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Meeting the sheriff

by jmaloni
Fri, Dec 31st 2010 04:00 pm
Joan and William Meyers of Town of Niagara talk with Sheriff James R. Voutour at Town Hall.
Joan and William Meyers of Town of Niagara talk with Sheriff James R. Voutour at Town Hall.

by Susan Mikula Campbell

When Niagara County Sheriff James R. Voutour rode into the Town of Niagara earlier this month, he was met by only about a half dozen residents.

Throughout 2010, Voutour has been holding what he calls "Town Hall" meetings in all of Niagara County's towns and cities, giving an overview of Sheriff's Office operations and answering residents' questions. In past meetings he has drawn bigger crowds, but unfortunately, his Town of Niagara visit coincided with a blustery winter evening and Christmas holiday preparations.

Still, those who attended said they were impressed.

"This is our first chance to meet him," said Joan Meyers, who attended with her husband, William. "I think he's doing a fantastic job."

Voutour talked about the work of his three major departments - communications, corrections and criminal - plus allowed residents to pick from a list of videos on various topics. He explained his stewardship of the Sheriff's Office's $34 million budget, $19 million of which comes from local taxpayers.

Like local municipalities complaining about the state horning in on casino and Power Authority funds, and school districts wondering why lottery money designated for education goes in the state general fund, sheriffs have their own beef about state rustling.

People don't realize that there are state charges on cell phone bills that were designated to fund 911 centers in counties across the state, but only a small percentage does, the remainder is pocketed by the state government.

"In my eyes, they violate the law," Voutour said, adding that the issue is something the state Sheriffs' Association has been lobbying hard to change.

The Sheriff's Office pinches pennies to get best value wherever it can. For instance, local produce is purchased whenever possible for meals at the jail. Lunch only costs about 97 cents, one of the lowest in the state. Also, Voutour was able to almost half the cost of prescription drugs by changing vendors (previous vendor was overcharging) and by asking doctors to prescribe fewer and less expensive medications when possible.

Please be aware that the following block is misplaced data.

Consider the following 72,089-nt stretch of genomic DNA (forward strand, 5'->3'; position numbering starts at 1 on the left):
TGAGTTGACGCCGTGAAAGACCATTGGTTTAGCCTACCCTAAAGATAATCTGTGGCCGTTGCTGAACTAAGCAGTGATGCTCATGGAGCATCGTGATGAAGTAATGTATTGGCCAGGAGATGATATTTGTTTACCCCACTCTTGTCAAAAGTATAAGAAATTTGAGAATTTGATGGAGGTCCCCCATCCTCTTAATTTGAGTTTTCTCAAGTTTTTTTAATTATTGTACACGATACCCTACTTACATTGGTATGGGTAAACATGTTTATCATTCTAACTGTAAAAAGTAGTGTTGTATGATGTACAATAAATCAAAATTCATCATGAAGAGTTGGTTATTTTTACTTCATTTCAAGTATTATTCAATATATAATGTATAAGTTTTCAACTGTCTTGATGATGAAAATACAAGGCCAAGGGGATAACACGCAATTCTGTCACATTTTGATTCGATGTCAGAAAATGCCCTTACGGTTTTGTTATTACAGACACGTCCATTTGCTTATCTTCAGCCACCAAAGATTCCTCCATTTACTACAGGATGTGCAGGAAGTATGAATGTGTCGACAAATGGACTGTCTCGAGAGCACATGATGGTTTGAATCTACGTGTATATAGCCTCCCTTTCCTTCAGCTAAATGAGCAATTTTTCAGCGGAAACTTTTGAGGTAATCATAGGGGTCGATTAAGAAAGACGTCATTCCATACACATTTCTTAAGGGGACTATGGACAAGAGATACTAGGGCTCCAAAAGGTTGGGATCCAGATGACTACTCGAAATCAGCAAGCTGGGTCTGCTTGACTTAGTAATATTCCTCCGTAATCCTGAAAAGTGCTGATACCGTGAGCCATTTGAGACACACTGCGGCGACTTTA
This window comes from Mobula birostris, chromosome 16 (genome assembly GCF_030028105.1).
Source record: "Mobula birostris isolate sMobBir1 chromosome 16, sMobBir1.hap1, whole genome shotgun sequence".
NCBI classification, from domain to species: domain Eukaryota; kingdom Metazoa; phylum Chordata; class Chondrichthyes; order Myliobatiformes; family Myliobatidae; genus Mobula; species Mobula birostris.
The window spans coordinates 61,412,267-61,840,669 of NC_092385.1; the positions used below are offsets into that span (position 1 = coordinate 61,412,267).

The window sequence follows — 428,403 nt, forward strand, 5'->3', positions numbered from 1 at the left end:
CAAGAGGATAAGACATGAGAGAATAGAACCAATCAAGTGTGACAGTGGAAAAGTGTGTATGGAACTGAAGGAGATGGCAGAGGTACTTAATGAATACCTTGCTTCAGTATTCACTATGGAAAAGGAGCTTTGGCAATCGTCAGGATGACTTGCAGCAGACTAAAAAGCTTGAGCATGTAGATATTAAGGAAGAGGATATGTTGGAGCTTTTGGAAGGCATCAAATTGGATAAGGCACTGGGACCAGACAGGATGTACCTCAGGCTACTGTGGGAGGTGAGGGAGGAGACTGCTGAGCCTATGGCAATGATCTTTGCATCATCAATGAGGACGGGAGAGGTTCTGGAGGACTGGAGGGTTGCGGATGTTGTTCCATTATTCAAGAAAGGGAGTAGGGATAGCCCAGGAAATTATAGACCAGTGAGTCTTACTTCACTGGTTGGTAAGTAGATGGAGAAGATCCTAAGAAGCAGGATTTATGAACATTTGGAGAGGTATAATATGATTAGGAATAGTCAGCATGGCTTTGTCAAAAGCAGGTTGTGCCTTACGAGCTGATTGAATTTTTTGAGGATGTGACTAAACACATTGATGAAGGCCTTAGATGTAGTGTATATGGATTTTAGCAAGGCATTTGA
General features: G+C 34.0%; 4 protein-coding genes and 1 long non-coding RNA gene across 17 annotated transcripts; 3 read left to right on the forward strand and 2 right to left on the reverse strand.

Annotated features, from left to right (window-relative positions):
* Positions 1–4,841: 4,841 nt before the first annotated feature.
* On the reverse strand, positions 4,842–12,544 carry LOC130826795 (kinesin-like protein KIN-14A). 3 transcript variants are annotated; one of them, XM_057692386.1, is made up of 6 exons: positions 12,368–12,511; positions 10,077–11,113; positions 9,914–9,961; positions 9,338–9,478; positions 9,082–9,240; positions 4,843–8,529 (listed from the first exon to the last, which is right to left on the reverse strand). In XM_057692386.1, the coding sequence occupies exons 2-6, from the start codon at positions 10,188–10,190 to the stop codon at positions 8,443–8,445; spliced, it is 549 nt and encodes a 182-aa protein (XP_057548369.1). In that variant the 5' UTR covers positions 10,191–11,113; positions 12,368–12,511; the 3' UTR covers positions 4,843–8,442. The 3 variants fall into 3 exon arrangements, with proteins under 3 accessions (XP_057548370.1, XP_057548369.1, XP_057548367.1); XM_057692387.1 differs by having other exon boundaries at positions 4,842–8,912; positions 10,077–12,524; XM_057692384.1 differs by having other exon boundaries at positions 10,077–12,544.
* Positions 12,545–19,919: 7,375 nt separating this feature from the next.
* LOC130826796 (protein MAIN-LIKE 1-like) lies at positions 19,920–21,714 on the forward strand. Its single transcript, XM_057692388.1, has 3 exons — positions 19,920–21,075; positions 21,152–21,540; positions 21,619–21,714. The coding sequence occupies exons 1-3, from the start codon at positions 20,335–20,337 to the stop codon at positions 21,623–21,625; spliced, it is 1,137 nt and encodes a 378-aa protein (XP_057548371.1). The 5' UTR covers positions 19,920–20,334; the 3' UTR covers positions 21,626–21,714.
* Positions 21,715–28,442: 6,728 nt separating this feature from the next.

The Town of Niagara has its own police department, which takes almost 5,700 calls per year. The Sheriff's Office receives almost 3,300 calls in the town. For both, vehicle checks and traffic stops account for the most calls. While not in the top three, domestic calls are kind of high in the town, with town police taking 199 calls and deputies answering 85 in 2009. The town is also an active area for stolen vehicle reports as part of the Niagara Falls, Wheatfield and North Tonawanda corridor.

The Sheriff's Office has a Sex Offender Management Program, which keeps track of sex offenders wherever they are in Niagara County within a quarter mile of any residence. About 362 sex offenders are listed in Niagara County, with only three currently listed in the Town of Niagara. Those in the town are Level 1 offenders, the least serious, but as Voutour said, Deputy Joe Flagler, who heads the tracking program likes to say, "The only difference between a Level 1 and a Level 3 is a good lawyer."

Residents can sign up for e-mail notification if a sex offender moves into a certain radius sites such as their home, a school, park or day care center.

The Sheriff's Office has a long list of programs available to the public, ranging from a Citizen Observer program, which allows anonymous crime tips to be reported, to a scholarship program. Voutour advised residents to check the website at niagarasheriff.com.

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